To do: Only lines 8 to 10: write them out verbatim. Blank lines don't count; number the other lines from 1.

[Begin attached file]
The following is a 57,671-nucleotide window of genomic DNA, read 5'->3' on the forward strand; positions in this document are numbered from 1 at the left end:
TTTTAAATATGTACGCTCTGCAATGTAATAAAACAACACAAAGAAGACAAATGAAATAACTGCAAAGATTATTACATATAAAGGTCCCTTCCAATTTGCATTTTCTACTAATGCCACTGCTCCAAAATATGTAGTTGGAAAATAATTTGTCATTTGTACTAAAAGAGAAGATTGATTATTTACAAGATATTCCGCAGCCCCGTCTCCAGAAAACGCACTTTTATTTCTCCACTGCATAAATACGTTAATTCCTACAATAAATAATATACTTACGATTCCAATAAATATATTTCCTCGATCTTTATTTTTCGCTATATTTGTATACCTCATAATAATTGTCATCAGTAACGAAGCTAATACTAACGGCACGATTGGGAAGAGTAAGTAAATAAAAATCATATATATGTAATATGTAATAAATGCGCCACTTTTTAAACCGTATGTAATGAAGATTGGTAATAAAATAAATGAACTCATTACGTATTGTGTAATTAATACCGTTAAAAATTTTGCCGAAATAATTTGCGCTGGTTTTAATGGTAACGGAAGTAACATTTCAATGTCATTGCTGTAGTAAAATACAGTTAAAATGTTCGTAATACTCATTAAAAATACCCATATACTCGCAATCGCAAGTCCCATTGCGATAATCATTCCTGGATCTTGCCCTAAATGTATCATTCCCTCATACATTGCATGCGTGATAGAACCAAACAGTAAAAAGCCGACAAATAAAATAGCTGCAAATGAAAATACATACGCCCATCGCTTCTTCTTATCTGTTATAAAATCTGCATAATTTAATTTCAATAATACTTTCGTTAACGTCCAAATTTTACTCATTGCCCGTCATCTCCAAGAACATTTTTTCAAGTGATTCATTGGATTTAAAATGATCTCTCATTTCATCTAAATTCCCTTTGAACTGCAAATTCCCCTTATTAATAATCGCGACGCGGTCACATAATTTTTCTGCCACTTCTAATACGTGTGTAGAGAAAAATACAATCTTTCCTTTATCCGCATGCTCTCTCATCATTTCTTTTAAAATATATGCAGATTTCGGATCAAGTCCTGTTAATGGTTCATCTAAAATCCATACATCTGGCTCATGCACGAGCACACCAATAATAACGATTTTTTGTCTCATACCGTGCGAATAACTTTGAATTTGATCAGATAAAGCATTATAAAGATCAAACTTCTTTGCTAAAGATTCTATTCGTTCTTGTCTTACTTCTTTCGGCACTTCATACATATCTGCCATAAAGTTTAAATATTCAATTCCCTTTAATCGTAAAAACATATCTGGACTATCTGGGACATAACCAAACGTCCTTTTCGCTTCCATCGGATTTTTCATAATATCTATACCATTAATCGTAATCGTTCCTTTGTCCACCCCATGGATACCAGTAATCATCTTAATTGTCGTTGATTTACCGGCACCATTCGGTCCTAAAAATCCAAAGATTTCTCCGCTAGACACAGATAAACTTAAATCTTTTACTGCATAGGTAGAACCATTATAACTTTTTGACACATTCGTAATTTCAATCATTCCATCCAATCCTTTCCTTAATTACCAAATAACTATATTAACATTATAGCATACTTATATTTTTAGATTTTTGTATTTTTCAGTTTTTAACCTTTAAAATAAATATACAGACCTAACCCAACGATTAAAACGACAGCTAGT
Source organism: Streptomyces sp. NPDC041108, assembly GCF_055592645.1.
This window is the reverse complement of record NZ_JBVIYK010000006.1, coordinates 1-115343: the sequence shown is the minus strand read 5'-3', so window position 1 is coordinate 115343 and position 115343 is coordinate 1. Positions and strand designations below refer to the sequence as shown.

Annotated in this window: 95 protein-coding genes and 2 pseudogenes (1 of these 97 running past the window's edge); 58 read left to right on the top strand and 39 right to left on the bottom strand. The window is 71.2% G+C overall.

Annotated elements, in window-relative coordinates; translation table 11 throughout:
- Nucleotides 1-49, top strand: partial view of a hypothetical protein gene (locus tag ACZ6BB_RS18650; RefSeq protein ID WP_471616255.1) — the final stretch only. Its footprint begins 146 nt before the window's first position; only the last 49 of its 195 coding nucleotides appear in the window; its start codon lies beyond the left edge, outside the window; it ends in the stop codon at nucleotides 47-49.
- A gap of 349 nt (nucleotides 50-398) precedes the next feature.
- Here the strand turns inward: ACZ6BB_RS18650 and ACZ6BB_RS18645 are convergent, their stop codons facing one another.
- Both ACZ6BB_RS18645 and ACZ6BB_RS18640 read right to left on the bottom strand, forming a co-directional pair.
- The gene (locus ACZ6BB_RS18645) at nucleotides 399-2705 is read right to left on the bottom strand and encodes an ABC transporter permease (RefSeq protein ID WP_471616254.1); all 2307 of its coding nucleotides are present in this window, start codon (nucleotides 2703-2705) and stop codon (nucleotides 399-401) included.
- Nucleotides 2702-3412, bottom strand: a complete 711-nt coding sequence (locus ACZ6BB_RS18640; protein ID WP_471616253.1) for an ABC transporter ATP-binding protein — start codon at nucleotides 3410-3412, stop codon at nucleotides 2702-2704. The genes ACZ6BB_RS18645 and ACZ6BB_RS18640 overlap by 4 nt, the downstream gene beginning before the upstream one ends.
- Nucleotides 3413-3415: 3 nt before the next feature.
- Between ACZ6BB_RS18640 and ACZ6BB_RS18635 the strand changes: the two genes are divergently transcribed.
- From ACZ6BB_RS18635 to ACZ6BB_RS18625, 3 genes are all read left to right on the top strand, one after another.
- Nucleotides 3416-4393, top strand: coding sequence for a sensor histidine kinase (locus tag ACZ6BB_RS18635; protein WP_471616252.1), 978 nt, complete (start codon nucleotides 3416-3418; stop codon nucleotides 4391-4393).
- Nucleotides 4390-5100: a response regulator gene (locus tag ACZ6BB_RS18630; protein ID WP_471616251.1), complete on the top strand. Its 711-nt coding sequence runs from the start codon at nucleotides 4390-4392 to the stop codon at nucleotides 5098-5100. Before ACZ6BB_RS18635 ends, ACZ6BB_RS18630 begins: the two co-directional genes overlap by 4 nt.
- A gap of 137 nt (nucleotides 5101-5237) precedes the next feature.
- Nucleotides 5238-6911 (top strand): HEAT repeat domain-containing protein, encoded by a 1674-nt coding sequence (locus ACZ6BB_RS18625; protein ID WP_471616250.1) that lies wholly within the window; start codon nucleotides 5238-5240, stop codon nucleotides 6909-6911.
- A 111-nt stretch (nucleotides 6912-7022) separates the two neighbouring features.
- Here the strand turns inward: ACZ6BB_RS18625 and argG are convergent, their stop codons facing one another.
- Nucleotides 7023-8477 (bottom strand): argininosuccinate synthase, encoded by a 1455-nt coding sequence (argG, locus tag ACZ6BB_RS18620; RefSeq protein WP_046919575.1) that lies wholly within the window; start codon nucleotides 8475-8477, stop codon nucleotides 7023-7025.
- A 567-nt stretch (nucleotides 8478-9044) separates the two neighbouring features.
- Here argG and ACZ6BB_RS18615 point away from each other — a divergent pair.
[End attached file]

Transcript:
- A gap of 349 nt (nucleotides 50-398) precedes the next feature.
- Here the strand turns inward: ACZ6BB_RS18650 and ACZ6BB_RS18645 are convergent, their stop codons facing one another.
- Both ACZ6BB_RS18645 and ACZ6BB_RS18640 read right to left on the bottom strand, forming a co-directional pair.